Harold continues: “She was built in 1959 in Norfolk, Va. (yard unknown) as SHRIKE. She was later renamed SALLY, and then BILL MATHER (that’s where the MATHER comes in from my observation). I couldn’t make out the name BILL. She was MONAHAN before becoming LONG SPLICE. Her owner in 1993, as MONAHAN according to Carl’s records was Monahan Towing Co. I looked in a 1978 MERCHANT VESSELS OF THE UNITED STATES, under BILL MATHER, and found her owners as Tug Leasing Corp., Delaware. A final look in a MERCHANT VESSELS OF THE UNITED STATES 1965 under SHRIKE shows her owners as Southern Tug Corp.”
Again, all these vintage fotos, which allow this time travel, come compliments of Seth Tane. Click here for his current endeavors.
Finally, I’ve written to folks in Nigeria to attempt to get fotos of boats there formerly here . . . still to no effect. Anyone help?
In May six years ago, I posted these fotos of a relatively new NCL vessel called Norwegian Spirit. Yesterday morning at 0615 . . . l’amiga caught this view of sunrise looking over toward Jersey City.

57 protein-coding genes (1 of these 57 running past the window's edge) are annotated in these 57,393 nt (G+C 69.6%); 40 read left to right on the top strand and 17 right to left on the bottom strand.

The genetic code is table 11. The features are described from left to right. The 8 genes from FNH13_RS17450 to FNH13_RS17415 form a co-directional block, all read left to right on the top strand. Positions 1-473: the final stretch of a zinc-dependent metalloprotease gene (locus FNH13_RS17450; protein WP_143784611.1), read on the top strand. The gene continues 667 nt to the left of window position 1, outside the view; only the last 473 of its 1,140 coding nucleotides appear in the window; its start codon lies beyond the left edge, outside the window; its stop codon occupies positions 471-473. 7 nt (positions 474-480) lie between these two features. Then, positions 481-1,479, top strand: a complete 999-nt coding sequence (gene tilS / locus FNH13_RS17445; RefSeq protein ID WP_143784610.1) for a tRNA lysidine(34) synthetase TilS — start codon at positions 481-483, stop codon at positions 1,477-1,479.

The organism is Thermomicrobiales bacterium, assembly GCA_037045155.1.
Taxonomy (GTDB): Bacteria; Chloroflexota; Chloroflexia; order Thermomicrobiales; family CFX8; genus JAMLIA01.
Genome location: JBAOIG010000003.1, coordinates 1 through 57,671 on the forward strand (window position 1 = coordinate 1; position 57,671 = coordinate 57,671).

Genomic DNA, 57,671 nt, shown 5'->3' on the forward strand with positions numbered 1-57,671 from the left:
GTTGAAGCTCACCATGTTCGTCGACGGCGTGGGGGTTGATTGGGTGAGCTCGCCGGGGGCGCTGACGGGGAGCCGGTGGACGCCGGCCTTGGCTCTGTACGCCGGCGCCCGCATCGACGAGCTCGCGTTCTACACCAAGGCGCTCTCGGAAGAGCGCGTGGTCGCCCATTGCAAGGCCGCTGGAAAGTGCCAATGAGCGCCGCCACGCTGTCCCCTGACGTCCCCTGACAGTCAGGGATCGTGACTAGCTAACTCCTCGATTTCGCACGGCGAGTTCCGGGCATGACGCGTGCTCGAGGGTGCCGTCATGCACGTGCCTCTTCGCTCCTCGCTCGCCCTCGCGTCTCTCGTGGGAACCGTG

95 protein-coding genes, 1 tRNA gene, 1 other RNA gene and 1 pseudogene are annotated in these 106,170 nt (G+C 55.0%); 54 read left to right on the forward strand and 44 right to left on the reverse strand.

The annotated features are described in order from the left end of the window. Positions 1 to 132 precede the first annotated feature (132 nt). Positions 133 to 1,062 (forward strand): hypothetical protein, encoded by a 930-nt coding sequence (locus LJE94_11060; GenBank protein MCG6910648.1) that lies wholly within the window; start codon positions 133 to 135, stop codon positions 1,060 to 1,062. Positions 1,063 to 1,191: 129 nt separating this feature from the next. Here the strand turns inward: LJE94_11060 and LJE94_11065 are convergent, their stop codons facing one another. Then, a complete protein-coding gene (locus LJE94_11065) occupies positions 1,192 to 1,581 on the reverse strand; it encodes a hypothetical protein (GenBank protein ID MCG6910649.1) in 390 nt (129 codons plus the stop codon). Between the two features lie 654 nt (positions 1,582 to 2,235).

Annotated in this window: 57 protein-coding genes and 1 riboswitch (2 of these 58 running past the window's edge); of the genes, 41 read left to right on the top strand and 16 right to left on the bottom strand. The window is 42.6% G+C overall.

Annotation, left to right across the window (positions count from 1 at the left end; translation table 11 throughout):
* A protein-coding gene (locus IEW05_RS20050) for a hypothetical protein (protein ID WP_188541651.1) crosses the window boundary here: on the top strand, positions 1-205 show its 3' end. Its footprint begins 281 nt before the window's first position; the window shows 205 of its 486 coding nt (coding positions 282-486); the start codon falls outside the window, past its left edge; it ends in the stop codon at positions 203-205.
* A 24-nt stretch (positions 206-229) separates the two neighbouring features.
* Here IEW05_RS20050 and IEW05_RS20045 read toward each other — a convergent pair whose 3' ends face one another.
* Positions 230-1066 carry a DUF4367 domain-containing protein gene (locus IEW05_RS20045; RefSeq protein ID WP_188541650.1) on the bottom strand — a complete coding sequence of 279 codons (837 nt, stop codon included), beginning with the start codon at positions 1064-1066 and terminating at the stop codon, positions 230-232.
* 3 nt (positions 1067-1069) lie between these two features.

It’s Breakaway‘s inaugural entry into the city . . . Here’s an article about some of the related welcoming events.
Here’s the full monty, and about twelve hours later, here she
exits as captured by John Watson from his cliff over on Staten Island.
Thanks to l’amiga and John Watson for these fotos. Here’s an article about building this vessel; this series on building her goes all the way back to 2011. Anyone explain why it’s called Breakaway?
I’ll try to catch her entering the Narrows one of these days.
After these were taken down from along the paths of Central Park eight years ago, it was reported they were “industrially recycled.” I’d not til now thought to ask what recycled meant, but yesterday I saw this:
do you suppose . . .
reused was the solution . . . ?
All these were on a single outbound ship yesterday . . .
Ohio, here escorted around Bergen Point by Gramma Lee T Moran.
Top foto by Elizabeth Wood. All others by Will Van Dorp.
What is this tow . . . eastbound on the East River? Clues: The year is 1948 and that’s Brooklyn Bridge, South Street Seaport, and lower Manhattan in the background. Also, the Staten Island ferry has operated a +1100-passenger vessel since 1986 named in honor of the builder of this tow, former resident of Opossum Acres, and built of this tow out of available flotsam and jetsam.